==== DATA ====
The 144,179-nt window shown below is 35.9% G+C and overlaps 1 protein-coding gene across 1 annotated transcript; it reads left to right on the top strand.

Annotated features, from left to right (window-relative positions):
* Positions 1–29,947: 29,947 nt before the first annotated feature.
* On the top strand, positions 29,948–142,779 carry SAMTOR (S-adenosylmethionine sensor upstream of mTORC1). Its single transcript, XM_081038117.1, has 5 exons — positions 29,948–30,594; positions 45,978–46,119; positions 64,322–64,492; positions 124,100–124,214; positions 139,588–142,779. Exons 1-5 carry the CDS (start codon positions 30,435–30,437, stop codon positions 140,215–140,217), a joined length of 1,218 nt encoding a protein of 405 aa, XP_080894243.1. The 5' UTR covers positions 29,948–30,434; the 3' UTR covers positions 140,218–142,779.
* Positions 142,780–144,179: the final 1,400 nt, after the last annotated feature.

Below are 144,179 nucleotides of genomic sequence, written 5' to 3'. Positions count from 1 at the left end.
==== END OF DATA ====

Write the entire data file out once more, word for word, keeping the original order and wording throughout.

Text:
The 144,179-nt window shown below is 35.9% G+C and overlaps 1 protein-coding gene across 1 annotated transcript; it reads left to right on the top strand.

Annotated features, from left to right (window-relative positions):
* Positions 1–29,947: 29,947 nt before the first annotated feature.
* On the top strand, positions 29,948–142,779 carry SAMTOR (S-adenosylmethionine sensor upstream of mTORC1). Its single transcript, XM_081038117.1, has 5 exons — positions 29,948–30,594; positions 45,978–46,119; positions 64,322–64,492; positions 124,100–124,214; positions 139,588–142,779. Exons 1-5 carry the CDS (start codon positions 30,435–30,437, stop codon positions 140,215–140,217), a joined length of 1,218 nt encoding a protein of 405 aa, XP_080894243.1. The 5' UTR covers positions 29,948–30,434; the 3' UTR covers positions 140,218–142,779.
* Positions 142,780–144,179: the final 1,400 nt, after the last annotated feature.

Below are 144,179 nucleotides of genomic sequence, written 5' to 3'. Positions count from 1 at the left end.